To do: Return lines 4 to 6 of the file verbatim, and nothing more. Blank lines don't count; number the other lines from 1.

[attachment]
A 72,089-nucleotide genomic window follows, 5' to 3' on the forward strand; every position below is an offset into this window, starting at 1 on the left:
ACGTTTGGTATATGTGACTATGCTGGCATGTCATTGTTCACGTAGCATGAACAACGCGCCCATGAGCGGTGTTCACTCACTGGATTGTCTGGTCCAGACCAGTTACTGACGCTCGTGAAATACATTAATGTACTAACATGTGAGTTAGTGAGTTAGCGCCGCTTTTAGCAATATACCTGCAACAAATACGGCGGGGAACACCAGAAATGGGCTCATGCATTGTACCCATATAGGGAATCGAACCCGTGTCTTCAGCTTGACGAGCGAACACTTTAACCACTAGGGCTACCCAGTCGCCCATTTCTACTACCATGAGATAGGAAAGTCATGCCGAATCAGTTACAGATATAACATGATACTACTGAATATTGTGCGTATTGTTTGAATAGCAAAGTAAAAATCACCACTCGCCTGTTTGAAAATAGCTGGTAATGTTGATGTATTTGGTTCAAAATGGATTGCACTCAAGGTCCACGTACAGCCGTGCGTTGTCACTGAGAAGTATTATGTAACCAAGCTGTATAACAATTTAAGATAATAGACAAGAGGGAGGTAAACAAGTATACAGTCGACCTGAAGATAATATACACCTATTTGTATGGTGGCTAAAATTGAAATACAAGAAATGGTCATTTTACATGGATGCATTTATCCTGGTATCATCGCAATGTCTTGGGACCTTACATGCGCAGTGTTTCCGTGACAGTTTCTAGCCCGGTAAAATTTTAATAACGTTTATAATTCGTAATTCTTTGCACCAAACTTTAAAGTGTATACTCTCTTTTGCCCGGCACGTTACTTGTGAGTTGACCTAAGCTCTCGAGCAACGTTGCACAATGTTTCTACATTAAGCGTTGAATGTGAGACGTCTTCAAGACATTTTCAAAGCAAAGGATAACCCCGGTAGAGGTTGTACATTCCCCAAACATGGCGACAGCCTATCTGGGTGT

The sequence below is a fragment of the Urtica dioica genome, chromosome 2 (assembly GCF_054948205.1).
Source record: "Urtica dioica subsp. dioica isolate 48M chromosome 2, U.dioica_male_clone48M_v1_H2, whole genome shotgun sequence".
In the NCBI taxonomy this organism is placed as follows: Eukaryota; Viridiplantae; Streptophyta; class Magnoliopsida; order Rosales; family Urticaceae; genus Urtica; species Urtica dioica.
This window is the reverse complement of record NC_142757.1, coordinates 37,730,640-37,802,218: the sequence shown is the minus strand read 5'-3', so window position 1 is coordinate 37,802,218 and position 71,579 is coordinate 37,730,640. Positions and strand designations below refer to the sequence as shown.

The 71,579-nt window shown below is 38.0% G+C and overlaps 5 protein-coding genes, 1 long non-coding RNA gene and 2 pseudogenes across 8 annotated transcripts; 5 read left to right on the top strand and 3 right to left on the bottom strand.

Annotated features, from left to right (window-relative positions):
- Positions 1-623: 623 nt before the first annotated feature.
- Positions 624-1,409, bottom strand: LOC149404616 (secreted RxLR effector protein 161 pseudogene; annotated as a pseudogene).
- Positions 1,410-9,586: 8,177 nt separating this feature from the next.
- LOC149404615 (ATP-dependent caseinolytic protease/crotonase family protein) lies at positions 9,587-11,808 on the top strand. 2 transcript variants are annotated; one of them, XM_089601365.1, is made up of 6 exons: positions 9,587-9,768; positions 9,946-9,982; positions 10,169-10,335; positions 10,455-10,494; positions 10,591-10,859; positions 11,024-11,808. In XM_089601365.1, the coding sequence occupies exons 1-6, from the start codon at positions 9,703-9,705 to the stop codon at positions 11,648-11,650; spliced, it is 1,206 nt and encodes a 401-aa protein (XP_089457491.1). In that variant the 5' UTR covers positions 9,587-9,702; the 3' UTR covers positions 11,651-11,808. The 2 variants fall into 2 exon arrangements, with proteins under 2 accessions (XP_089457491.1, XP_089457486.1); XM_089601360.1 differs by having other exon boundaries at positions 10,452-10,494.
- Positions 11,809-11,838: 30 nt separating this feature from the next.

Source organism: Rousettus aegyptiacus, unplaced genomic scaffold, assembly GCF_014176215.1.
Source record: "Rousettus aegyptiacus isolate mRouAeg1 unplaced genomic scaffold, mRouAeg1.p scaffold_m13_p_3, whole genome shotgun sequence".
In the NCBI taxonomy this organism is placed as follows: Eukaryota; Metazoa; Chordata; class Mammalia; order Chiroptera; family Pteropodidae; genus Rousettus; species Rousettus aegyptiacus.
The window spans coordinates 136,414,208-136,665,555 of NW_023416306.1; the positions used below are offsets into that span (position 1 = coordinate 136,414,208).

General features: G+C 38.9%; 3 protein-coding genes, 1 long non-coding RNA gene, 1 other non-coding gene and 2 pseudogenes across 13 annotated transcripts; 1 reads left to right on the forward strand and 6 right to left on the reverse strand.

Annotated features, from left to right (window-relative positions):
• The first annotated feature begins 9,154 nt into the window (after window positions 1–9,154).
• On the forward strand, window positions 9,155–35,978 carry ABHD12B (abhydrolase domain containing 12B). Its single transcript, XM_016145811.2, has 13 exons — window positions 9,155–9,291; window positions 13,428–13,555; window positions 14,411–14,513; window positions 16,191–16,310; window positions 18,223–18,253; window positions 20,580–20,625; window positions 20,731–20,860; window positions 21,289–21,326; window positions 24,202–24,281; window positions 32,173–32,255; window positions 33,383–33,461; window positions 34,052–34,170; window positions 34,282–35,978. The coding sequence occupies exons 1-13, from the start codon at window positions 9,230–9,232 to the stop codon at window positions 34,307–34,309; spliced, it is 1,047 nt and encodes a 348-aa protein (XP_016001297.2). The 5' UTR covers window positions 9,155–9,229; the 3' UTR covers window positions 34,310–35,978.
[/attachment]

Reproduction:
Source record: "Urtica dioica subsp. dioica isolate 48M chromosome 2, U.dioica_male_clone48M_v1_H2, whole genome shotgun sequence".
In the NCBI taxonomy this organism is placed as follows: Eukaryota; Viridiplantae; Streptophyta; class Magnoliopsida; order Rosales; family Urticaceae; genus Urtica; species Urtica dioica.
This window is the reverse complement of record NC_142757.1, coordinates 37,730,640-37,802,218: the sequence shown is the minus strand read 5'-3', so window position 1 is coordinate 37,802,218 and position 71,579 is coordinate 37,730,640. Positions and strand designations below refer to the sequence as shown.